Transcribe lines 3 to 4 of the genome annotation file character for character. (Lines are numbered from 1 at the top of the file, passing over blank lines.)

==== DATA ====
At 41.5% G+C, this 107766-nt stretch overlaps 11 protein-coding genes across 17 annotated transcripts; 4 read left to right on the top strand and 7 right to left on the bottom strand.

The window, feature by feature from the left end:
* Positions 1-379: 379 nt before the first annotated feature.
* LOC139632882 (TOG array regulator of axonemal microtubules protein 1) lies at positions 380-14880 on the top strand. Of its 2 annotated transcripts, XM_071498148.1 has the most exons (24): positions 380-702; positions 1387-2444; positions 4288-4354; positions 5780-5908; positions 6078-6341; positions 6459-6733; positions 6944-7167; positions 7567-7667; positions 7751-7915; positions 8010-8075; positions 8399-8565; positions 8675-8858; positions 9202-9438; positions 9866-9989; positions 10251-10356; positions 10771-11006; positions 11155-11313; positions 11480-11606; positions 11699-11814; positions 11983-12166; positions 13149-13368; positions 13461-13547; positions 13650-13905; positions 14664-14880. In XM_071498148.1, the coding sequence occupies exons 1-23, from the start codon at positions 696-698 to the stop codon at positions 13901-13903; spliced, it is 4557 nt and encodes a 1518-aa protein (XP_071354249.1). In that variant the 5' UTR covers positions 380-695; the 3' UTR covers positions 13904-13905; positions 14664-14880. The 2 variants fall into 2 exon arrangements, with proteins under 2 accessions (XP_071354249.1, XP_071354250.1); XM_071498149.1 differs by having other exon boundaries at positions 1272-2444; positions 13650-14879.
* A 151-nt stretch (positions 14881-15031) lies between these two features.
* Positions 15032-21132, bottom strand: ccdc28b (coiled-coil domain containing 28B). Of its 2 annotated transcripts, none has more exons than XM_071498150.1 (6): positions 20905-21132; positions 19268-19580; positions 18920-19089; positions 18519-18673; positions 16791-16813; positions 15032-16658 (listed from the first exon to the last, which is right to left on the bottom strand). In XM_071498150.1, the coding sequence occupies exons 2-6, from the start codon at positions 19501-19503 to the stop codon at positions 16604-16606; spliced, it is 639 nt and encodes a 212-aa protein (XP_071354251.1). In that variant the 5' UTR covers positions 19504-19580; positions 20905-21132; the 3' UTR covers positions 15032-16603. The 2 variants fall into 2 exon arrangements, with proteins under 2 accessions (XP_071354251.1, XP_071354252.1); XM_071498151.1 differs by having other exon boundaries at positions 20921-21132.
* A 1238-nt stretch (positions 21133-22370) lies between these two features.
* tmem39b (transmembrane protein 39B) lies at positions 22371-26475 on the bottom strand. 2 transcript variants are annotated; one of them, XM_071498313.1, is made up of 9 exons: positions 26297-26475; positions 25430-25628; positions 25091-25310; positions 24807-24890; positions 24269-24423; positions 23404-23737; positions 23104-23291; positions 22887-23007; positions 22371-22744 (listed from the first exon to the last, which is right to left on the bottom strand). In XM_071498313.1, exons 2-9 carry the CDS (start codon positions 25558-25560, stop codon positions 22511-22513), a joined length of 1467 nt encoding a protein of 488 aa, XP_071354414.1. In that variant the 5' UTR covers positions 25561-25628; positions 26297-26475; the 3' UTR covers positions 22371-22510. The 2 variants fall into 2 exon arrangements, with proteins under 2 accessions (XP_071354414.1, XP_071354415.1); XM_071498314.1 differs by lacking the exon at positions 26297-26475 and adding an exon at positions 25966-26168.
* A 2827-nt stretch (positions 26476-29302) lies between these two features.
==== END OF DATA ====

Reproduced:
* Positions 1-379: 379 nt before the first annotated feature.
* LOC139632882 (TOG array regulator of axonemal microtubules protein 1) lies at positions 380-14880 on the top strand. Of its 2 annotated transcripts, XM_071498148.1 has the most exons (24): positions 380-702; positions 1387-2444; positions 4288-4354; positions 5780-5908; positions 6078-6341; positions 6459-6733; positions 6944-7167; positions 7567-7667; positions 7751-7915; positions 8010-8075; positions 8399-8565; positions 8675-8858; positions 9202-9438; positions 9866-9989; positions 10251-10356; positions 10771-11006; positions 11155-11313; positions 11480-11606; positions 11699-11814; positions 11983-12166; positions 13149-13368; positions 13461-13547; positions 13650-13905; positions 14664-14880. In XM_071498148.1, the coding sequence occupies exons 1-23, from the start codon at positions 696-698 to the stop codon at positions 13901-13903; spliced, it is 4557 nt and encodes a 1518-aa protein (XP_071354249.1). In that variant the 5' UTR covers positions 380-695; the 3' UTR covers positions 13904-13905; positions 14664-14880. The 2 variants fall into 2 exon arrangements, with proteins under 2 accessions (XP_071354249.1, XP_071354250.1); XM_071498149.1 differs by having other exon boundaries at positions 1272-2444; positions 13650-14879.